Prevent Cognitive Load Excess with These Working Memory Exercises

Fluency tests you can perform with coins, cards, or a recorder

By Richard Restak, MD, The George Washington University School of Medicine and Health Sciences
Edited by Kate Findley and proofread by Angela Shoemaker, Wondrium Daily

Have you ever consumed so much information that it hurt your brain? According to Dr. Restak, there is such a thing as information overload. Thankfully, you can whip your brain back into shape with these working memory exercises.

Man shuffling deck of cards
A working memory exercise called the N-Back test involves a pack of cards and recalling a certain number of cards seen prior to a specifically selected card. Photo by Cilinskas / Shutterstock

Cognitive Load

Information in our working memory is known as cognitive load. If the load is exceeded, information isn’t encoded and cannot be transferred to long-term memory, and concepts aren’t formed. 

Technology—especially consuming information on the internet—increases cognitive load and interferes with the formation of long-term memory. Similarly, multitasking places demands on our memory. Our working memory is exceeded, we’re perpetually distracted, and we show many of the subtle signs of ADHD.

Luckily, you can take steps to improve your working memory. Dr. Restak recommends that you limit multitasking, which causes a frontal lobe bottleneck, overworks the frontal lobes, and interferes with metacognition (awareness of your cognitive performance). 

Fluency Tests

One memory exercise you can try is the Semantic Fluency Test. In one minute, name as many animals as you can. 

No repetition is allowed, so you have to use working memory to mentally eliminate any animals you have already named. See how many you get in one minute. A desirable score is 17–20.

Another exercise you can try is the Lexical Fluency Test. In one minute, name as many words as you can beginning with the letter S. Then repeat it with the letter F. 

You can’t use proper names—just regular words. Aim for 20–25 words, which would be a good initial score.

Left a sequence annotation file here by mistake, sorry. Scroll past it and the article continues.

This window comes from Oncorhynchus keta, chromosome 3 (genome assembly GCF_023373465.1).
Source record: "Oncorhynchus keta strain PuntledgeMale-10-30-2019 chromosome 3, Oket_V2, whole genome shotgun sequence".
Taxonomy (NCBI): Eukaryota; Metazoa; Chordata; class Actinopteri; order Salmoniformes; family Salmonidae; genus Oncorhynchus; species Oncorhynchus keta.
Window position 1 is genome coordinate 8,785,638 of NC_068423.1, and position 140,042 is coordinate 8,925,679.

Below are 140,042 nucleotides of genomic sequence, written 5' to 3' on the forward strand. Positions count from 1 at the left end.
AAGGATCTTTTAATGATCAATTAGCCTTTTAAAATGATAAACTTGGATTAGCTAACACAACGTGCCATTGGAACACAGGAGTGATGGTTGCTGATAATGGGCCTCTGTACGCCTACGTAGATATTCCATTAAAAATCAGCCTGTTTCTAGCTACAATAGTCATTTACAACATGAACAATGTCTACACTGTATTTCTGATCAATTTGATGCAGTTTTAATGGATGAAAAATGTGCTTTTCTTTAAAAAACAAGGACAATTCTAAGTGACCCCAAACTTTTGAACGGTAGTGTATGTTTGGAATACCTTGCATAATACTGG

You can also test working memory with coins. Put out some coins—dimes, nickels, and quarters. You would more than likely combine the coins by type to find the total value.

To test your working memory, you can total the coins in terms of their actual value. For example, if you have two quarters, you have 50 cents. Three quarters is equal to 75 cents, and two dimes equals 20 cents. 

Instead of adding the coins as you go along, keep the values for each coin type in separate mental files, and add them together at the end. You can check your accuracy by grouping the coins together by type as you pick them up and then adding them up the traditional way to see if the value matches your first number.

Most people start with two coin types—usually dimes and nickels—and then work their way up to four. The coin counting test is hard. 

There is no way to do any of these exercises without focused attention. The goal in each of the fluency tests is to activate the frontal executive circuits, which are responsible for organizing information.

N-Back Test

Another working memory exercise is called the N-Back test, which involves a pack of cards. Take the deck of cards after they’ve been shuffled and pick a trigger card—let’s say it’s a queen. 

Start turning the cards over until you come to the card you were looking for—the queen. Then recall what you saw two cards before the queen. In this case, it’s the joker. After you get good at that, you can go back three cards. 

For a final working memory test, you can read numbers into a voice recorder, and then put it away. Come back and listen to the recording for a randomly selected number. 

When you hear the number, stop the recording and write down the number you heard two numbers previously. Then reverse your recording and check your accuracy.

All of these exercises not only help to improve your working memory, but they can reduce the strain caused by exceeding your cognitive load. You’ll notice that all of these exercises are simple and don’t require complicated technology. Thus, they provide an antidote to our fast-paced modern lifestyle in which we are often consuming information faster than we can digest it and put to use.

This article was edited by Kate Findley, Writer for Wondrium Daily, and proofread by Angela Shoemaker, Proofreader and Copy Editor for Wondrium Daily.
Dr. Richard Restak is Clinical Professor of Neurology at The George Washington University School of Medicine and Health Sciences. He earned his MD from Georgetown University School of Medicine. Professor Restak also maintains an active private practice in neurology and neuropsychiatry in Washington, D.C.